And let's face it, the whole "accessing healthy & affordable food" section is a crock. So what if someone lives more than a mile away from a supermarket?! There's plenty of "access" to food in the U.S. (both good and bad) -- that's part of the problem!
It's not like there are many people out there who don't know an apple is better for you than a snack bag (or four) of chips. And if it makes economic sense for convenience stations to sell healthier foods or for communities to hold farmers' markets, they do it -- if not enough people make the private decision to purchase "good" food, "private sector engagement" it is a ridiculus waste of taxpayers' money that could be better used elsewhere. (What, is the government going to start mandating people buy apples now before they can fuel up their cars?!)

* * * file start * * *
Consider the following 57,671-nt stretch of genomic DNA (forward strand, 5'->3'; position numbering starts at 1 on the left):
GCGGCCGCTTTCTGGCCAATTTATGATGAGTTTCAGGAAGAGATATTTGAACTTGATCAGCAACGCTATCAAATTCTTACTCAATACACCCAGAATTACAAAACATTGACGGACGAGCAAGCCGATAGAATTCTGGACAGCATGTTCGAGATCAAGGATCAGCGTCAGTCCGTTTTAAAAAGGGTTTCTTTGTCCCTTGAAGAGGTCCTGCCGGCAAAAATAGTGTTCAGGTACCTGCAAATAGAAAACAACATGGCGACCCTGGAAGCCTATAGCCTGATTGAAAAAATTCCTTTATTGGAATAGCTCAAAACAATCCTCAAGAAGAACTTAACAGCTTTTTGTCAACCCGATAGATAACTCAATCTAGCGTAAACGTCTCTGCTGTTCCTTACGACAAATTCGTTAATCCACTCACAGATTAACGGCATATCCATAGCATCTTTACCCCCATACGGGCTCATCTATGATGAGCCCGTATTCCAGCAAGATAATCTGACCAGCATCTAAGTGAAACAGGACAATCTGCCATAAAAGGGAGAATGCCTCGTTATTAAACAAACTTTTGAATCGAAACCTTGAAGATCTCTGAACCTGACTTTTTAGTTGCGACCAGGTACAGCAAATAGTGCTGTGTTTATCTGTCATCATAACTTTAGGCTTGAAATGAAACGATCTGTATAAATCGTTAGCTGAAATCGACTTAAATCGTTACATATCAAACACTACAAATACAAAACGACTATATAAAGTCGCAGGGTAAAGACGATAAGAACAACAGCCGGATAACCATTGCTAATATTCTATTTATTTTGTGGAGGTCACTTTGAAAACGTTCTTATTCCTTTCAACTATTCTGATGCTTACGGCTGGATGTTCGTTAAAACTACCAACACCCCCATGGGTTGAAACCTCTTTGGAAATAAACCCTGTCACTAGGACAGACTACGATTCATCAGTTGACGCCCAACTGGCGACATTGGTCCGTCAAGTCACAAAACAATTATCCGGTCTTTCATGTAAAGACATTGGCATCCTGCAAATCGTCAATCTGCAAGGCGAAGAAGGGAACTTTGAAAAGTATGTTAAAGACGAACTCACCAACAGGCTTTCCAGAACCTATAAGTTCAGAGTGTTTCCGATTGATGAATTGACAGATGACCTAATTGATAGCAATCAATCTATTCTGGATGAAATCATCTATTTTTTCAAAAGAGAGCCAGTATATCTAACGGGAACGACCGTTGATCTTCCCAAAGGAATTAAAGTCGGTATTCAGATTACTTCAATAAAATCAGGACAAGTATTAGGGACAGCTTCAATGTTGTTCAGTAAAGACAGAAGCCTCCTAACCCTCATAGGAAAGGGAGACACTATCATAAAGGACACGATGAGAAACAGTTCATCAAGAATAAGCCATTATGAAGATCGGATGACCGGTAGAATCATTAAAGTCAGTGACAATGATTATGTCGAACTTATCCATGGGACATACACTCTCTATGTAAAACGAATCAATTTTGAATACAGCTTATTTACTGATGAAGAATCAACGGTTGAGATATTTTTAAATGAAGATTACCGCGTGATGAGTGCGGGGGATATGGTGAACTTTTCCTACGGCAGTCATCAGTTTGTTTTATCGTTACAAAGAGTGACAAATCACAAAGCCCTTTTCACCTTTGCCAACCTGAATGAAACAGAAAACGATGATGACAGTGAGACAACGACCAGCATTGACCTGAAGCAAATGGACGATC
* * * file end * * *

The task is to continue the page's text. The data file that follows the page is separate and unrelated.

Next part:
And please, don't get me started on the "Physical Activity" section. Sheesh...
Many of the ideas on that site bother me! Bottom line, though, is that, unlike you, I'm not surprised. I'm not surprised at all. In my experience at least, it seems level of education is rarely indicative of nutritional wisdom, understanding of exercise, or grasp of the proper place for public policy in agriculture and economics.